Philip Au (Chinese: 區達年, 3 April 1916 – 27 October 1993) was a Hong Kong businessman and politician. He was an elected member of the Urban Council of Hong Kong from 1953 to 1959.

Philip Au
Chinese: 區達年
Born(1916-04-03)April 3, 1916
DiedOctober 27, 1993(1993-10-27) (aged 77)
Resting placeCemetery in Albany, California, U.S.
Other namesPhilip Dalen Au
Alma materChing Hua College
OccupationBusinessman, Politician.
Spouse(s)Mary Huang
Children1 (Patrick Au)

Early life and educationEdit

on 3 April 1916, Au was born in Hong Kong. At age 10, Au's father died. Au and his sister, Norma, were home-schooled by his mother. By age 12, his mother also died.[1]

Au was educated at the Ching Hua College.


In 1936, at age 21, Au left Hong Kong and went to Shanghai, China. Au studied business. His career started as a bank clerk at Mercantile Bank of India. His assignments advanced and he eventually became the head of the bank's currency arbitrage section.[1] Due to Japanese occupation in China, it resulted in replacement of many bank personnel, including Au. Au and Mickey Markarov started a bicycle assembly venture. Eventually his business expanded into a tricycle taxi service.[1] In February 1949, Au and his family subsequently returned to Hong Kong. Due to China on becoming a communist country, Au had no opportunity to liquidate or bring along any asset.[1] In Hong Kong, Au started Dalen Export Company and his wife was his secretary.[1] He then gradually started his own trading business, King Merritt & Co., in Hong Kong.[2]

In the 1940s to 1950s, refugees arrived from the mainland China into Hong Kong, causing population growth and the local government struggled to accommodate these new immigrants. With Au's interest in helping refugees, one of his greatest achievements was his central role via Reform Club of Hong Kong in initiating government sponsored construction of multi-storied buildings for refugees.[1] He was an active member of the Reform Club of Hong Kong and ran in the 1953 Urban Council election. He also held various honorary positions in the Colony. By the mid 1950s, as a leader in Urban Council, Au led the planning of the North Point Estate, the first housing project undertaken by the Hong Kong Housing Authority (HKHA). In 1958, as a Senior Selected Councillor of Urban Council, Au showed Prince Philip the housing units of North Point Estate.[1] He was also vice-chairman of the United Nations Association of Hong Kong in 1957. He held his seat on the Urban Council until retired in 1959. In 1959, Au gave up his successful export business and political career in Hong Kong and he and his family immigrated to the United States.[1]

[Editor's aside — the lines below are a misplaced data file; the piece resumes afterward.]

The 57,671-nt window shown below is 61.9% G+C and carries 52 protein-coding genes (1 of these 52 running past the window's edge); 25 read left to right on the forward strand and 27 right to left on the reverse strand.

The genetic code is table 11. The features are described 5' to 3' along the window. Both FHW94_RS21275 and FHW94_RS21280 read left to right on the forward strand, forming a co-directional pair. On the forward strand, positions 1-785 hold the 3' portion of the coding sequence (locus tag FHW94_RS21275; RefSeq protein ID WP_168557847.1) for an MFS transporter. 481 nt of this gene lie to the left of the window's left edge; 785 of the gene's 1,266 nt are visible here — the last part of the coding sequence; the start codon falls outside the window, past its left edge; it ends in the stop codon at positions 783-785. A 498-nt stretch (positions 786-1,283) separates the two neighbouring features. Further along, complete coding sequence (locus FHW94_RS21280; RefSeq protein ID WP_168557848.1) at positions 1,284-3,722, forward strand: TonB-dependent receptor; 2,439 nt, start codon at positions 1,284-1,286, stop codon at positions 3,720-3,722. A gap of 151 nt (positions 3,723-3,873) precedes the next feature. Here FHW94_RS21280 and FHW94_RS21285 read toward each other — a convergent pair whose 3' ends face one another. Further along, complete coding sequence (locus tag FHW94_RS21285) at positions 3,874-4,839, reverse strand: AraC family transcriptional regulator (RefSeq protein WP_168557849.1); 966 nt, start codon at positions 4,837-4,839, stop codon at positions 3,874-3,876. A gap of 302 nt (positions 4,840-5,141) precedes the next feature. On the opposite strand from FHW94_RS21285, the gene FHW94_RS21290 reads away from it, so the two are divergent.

In 1944, Au married Mary Huang in Shanghai, China. Mary's father was Vladimir Golikoff, a Russian tea merchant.[1][3] In 1945, Au's son Patrick Au was born in China. In 1959, Au and his family immigrated to the United States. In December 1964, Au was naturalized in the U.S. He resided in California. On 27 October 1993, Au died in California, U.S. He is buried in Albany, California, U.S.[1] After Au's death, his son, Patrick Au, donated most of his personal records, business records, documents and press cuttings related to the Hong Kong Reform Club and photos to the University of Hong Kong Libraries.


  1. ^ a b c d e f g h i j "Philip Au (April 3, 1916 – October 27, 1993)". Retrieved Apr 25, 2017.
  2. ^ "Archival & Manuscript Collections". The University of Hong Kong Libraries.
  3. ^ "Mary Au". Retrieved Apr 25, 2017.

External linksEdit

Political offices
New seat Member of the Urban Council
Succeeded by